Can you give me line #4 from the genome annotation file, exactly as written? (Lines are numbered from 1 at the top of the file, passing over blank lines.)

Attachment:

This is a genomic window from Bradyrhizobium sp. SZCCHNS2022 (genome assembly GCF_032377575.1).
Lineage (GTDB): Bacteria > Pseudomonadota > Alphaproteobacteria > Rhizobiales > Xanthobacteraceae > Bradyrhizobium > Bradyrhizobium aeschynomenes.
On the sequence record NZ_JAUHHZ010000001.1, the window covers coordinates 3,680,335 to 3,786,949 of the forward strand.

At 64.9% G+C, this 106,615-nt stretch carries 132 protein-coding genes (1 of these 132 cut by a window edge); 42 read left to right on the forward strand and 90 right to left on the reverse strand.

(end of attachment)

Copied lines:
At 64.9% G+C, this 106,615-nt stretch carries 132 protein-coding genes (1 of these 132 cut by a window edge); 42 read left to right on the forward strand and 90 right to left on the reverse strand.